William Fryar
1897

Bill Fryar Fatally Hurt

A runaway team - He is thrown to the ground and is still unconscious.

William (Bill) Fryar, a well-known citizen of this county, residing about two and a half miles below Wauhatchie on the Lookout Creek, is at his home in a precarious condition and his life has been despaired.

When the circuit court met Mr. Fryar was selected as one of the jurymen coming from the Fourth District. He would drive to the city in the morning returning home after the adjournment of court in the afternoon.

Tuesday night he started home driving a spirited horse. Before reaching his own home he passed the place of John Cummings, Jr. who resides near Wauhatchie. On this particular evening Cummings heard the buggy coming up the road and it occurred to him that the horse was running away. Fryar could be heard calling to his horse to stop. Presently he ceased to call out and the horse came dashing up the road without a driver. The animal was stopped by some boys who can into the road to ascertain what was the matter.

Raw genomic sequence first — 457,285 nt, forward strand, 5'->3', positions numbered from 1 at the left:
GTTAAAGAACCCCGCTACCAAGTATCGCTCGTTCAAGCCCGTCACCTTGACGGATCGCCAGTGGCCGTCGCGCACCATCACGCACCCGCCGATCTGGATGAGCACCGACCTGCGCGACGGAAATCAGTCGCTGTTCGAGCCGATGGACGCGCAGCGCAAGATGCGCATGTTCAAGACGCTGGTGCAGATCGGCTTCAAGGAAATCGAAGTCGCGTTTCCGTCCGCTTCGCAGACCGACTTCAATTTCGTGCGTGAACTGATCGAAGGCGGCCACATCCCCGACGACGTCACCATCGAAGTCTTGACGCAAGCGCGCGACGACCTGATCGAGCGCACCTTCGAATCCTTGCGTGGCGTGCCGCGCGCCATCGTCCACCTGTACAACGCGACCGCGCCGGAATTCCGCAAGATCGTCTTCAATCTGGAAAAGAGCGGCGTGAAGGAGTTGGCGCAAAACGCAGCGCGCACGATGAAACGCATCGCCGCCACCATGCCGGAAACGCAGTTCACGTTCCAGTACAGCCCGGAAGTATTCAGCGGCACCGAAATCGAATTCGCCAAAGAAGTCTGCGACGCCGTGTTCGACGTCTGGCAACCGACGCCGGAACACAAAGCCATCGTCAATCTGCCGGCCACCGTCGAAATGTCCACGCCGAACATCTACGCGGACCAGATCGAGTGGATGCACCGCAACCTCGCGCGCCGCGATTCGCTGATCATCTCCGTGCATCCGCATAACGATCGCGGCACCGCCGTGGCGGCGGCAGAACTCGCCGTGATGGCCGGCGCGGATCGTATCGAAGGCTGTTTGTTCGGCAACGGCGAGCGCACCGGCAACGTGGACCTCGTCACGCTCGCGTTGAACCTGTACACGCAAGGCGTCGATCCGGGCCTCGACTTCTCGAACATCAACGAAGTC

Upon further investigation Mr. Fryar was found 300 yards up the road lying on the side of the road, having been thrown from the buggy by the terrified horse. He was carried to his home a short distance off, and up to yesterday afternoon had not regained consciousness. He is being attending by Dr. Bryant.

Mr. Cummings said yesterday that the case was a singular one. The buggy was not overturned nor was it damaged in the least.

The Daily Times, Saturday, September 1887.

 

William Fryar

    An old citizen of this county died yesterday of his injuries. William Fryar of Wauhatchie died yesterday morning at 9 o'clock.

    He will be remembered that he was one of the jurymen at the present term of the circuit court during the trial of the criminal docket. While en route to his home near Wauhatchie about a month and a half ago, his horse ran away. Be was thrown out of the buggy, falling in the road on his head, fracturing his skull. He seemingly recovered from the injury but a few days ago took a relapse and had been sinking every since.

“Bill” Fryar as he was known, was one of Hamilton County's substantial farmers. He was born and raised near Wauhatchie and accumulated a great deal of property. Mr. Fryar was 45 years of age and reared a large family. The remains will be interred this morning at 10 o'clock at the family cemetery.

The Daily Times, November 3, 1897